“My analysis of the Turkish PPP market is that Turkey has so far been able to rely on the domestic market – both for contractors and lenders – to fulfil its ambitions,” begins Hogan Lovells’ Andrew Briggs, a London-based partner for the law firm’s infrastructure project and public finance division.

“As a result, aspects of the risk allocation around topics like contract certainty or force majeure have fallen short of international standards. Some of the healthcare deals, for example, in their current form, would have a hard time being acceptable to international lenders,” Briggs adds.

A fellow lawyer, who asked to remain anonymous, agrees, pointing out that while Turkey’s healthcare programme has followed the lead of the UK’s Private Finance Initiative (PFI), Turkish contracts tend to diverge when it comes to things like insurance and cost-sharing provisions.

Then there are the issues that tend to beset maiden PPP programmes, such as lawsuits. At the time of writing, the healthcare programme’s biggest threat is not contractual tweaking, it’s the lawsuit originated by the Turkish Medical Association that has led to a Council of State injunction stopping two healthcare projects and effectively paralysing the rest of the programme.

This means the two hospital contracts which had already reached commercial close – the $315 million Kayseri City Hospital and the $987 million Etlik City Hospital, in Ankara – are unlikely to reach financial close before the legal challenge is resolved. The legal source pointed out the government is committed to the hospital programme and there is a draft law already in circulation aimed at addressing the issues raised in the injunction.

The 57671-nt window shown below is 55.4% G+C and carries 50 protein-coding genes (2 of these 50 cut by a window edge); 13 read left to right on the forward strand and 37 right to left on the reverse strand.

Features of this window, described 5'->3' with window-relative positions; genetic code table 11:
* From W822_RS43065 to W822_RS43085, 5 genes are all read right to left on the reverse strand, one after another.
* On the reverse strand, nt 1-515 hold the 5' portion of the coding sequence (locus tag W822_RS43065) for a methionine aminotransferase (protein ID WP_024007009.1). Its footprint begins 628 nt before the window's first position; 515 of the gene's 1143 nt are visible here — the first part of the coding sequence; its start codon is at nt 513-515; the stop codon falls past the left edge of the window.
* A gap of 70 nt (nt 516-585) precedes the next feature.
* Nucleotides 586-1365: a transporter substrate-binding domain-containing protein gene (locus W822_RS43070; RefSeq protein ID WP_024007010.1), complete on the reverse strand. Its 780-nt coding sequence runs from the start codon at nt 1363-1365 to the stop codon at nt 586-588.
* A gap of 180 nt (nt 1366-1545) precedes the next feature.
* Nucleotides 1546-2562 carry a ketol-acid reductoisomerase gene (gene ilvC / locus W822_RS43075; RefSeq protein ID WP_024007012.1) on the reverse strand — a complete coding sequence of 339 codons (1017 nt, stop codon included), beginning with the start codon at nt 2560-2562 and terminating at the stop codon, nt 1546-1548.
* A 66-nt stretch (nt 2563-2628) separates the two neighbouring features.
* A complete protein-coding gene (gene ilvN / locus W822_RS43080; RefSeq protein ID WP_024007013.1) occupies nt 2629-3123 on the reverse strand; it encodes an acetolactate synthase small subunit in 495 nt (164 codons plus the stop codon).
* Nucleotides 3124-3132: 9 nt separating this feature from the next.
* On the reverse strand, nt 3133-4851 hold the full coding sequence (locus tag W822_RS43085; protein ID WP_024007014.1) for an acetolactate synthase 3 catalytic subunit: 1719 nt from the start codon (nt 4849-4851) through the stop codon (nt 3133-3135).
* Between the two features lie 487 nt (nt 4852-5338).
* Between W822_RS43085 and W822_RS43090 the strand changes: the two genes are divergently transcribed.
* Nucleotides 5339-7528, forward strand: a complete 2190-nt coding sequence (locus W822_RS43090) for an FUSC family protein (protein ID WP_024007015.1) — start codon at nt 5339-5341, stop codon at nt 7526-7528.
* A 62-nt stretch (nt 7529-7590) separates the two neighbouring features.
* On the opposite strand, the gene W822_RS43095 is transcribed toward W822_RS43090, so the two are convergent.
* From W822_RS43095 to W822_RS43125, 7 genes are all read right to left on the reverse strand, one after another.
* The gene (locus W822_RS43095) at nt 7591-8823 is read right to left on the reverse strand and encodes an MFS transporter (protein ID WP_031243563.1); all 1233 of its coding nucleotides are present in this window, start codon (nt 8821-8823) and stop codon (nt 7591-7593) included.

Turkey’s famed motorway privatisation package is another good example of the hand-wringing required in the Turkish market. While the package’s assets – toll roads with a long traffic history and proven resilience to other crises – are attractive to investors, the privatisation process suffered significant delays earlier this year, when bidders, lenders and the government squared off over some $800 million of required greenfield works.

Sources indicate the greenfield portion of the package has been significantly scaled back, giving one of the three consortia currently shortlisted a good chance of reaching financial close on the deal later this year or early next year.

When you combine these difficulties with the larger problem of the retrenchment in European bank lending, an unequivocal picture emerges: Turkish PPPs are having a hard time reaching financial close.

This applies to recent projects such as the Gebze-Izmir highway and Istanbul’s third Bosporus bridge, as well as deals that have been in the market for longer, like Istanbul’s Eurasia Tunnel project, a highway for light vehicles beneath the Bosphorus Strait.

This is forcing the Turkish government to come up with creative solutions such as granting VAT exemptions to companies involved in these projects as well as providing guarantees.

HEALTHY PIPELINE

Difficulties aside, Turkey has much to offer in the PPP arena. According to a presentation from Türker Yöndem, a partner at the Yalti Yöndem law firm, there is a $65 billion pipeline of both greenfield and brownfield PPP projects to look forward to over the coming years.

But the size of Turkey’s infrastructure requirements only serves to highlight its most pressing challenge: how to attract the international funds it so badly needs at a time when foreign banks are ever more risk-averse and unwilling to lend long term?

“There is no shortage of appetite and pipeline when it comes to Turkey,” argues Hogan Lovells’ Briggs. “But the government needs to address some of the outstanding issues [for international investors]. To me, there is recognition within the Turkish market that Turkey needs the international community. The real issue for 2013 will be at what speed the government implements the necessary reforms,” he concludes.